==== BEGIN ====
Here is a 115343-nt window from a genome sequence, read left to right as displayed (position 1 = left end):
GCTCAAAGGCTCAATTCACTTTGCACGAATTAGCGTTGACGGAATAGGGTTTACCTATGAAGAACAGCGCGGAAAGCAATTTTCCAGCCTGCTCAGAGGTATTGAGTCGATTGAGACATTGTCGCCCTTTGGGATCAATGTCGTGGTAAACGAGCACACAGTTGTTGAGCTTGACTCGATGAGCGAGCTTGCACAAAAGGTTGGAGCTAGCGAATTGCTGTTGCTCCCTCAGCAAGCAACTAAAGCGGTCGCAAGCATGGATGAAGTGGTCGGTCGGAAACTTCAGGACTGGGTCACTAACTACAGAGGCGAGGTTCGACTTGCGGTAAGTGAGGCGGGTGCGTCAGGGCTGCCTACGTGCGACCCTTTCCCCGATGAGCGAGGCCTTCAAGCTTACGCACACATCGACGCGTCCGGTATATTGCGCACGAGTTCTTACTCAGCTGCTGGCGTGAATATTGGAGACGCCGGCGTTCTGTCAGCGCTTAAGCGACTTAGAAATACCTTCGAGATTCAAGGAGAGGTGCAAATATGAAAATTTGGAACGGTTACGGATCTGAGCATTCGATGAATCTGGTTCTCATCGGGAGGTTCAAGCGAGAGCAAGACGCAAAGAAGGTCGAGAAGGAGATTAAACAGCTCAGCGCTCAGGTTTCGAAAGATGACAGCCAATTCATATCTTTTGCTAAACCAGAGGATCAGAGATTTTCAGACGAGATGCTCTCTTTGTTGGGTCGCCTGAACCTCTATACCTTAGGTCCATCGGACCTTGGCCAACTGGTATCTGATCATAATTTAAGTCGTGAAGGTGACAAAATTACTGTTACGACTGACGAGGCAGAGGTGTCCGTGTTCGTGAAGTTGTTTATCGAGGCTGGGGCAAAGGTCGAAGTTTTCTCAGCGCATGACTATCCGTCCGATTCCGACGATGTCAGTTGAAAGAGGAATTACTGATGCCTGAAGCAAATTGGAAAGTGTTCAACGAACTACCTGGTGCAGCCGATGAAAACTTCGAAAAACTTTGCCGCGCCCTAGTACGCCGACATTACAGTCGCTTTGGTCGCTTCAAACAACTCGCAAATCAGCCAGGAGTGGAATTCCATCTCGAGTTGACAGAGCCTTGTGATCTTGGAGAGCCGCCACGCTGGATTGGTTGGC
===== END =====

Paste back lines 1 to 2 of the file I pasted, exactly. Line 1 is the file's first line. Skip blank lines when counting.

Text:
Here is a 115343-nt window from a genome sequence, read left to right as displayed (position 1 = left end):
GCTCAAAGGCTCAATTCACTTTGCACGAATTAGCGTTGACGGAATAGGGTTTACCTATGAAGAACAGCGCGGAAAGCAATTTTCCAGCCTGCTCAGAGGTATTGAGTCGATTGAGACATTGTCGCCCTTTGGGATCAATGTCGTGGTAAACGAGCACACAGTTGTTGAGCTTGACTCGATGAGCGAGCTTGCACAAAAGGTTGGAGCTAGCGAATTGCTGTTGCTCCCTCAGCAAGCAACTAAAGCGGTCGCAAGCATGGATGAAGTGGTCGGTCGGAAACTTCAGGACTGGGTCACTAACTACAGAGGCGAGGTTCGACTTGCGGTAAGTGAGGCGGGTGCGTCAGGGCTGCCTACGTGCGACCCTTTCCCCGATGAGCGAGGCCTTCAAGCTTACGCACACATCGACGCGTCCGGTATATTGCGCACGAGTTCTTACTCAGCTGCTGGCGTGAATATTGGAGACGCCGGCGTTCTGTCAGCGCTTAAGCGACTTAGAAATACCTTCGAGATTCAAGGAGAGGTGCAAATATGAAAATTTGGAACGGTTACGGATCTGAGCATTCGATGAATCTGGTTCTCATCGGGAGGTTCAAGCGAGAGCAAGACGCAAAGAAGGTCGAGAAGGAGATTAAACAGCTCAGCGCTCAGGTTTCGAAAGATGACAGCCAATTCATATCTTTTGCTAAACCAGAGGATCAGAGATTTTCAGACGAGATGCTCTCTTTGTTGGGTCGCCTGAACCTCTATACCTTAGGTCCATCGGACCTTGGCCAACTGGTATCTGATCATAATTTAAGTCGTGAAGGTGACAAAATTACTGTTACGACTGACGAGGCAGAGGTGTCCGTGTTCGTGAAGTTGTTTATCGAGGCTGGGGCAAAGGTCGAAGTTTTCTCAGCGCATGACTATCCGTCCGATTCCGACGATGTCAGTTGAAAGAGGAATTACTGATGCCTGAAGCAAATTGGAAAGTGTTCAACGAACTACCTGGTGCAGCCGATGAAAACTTCGAAAAACTTTGCCGCGCCCTAGTACGCCGACATTACAGTCGCTTTGGTCGCTTCAAACAACTCGCAAATCAGCCAGGAGTGGAATTCCATCTCGAGTTGACAGAGCCTTGTGATCTTGGAGAGCCGCCACGCTGGATTGGTTGGC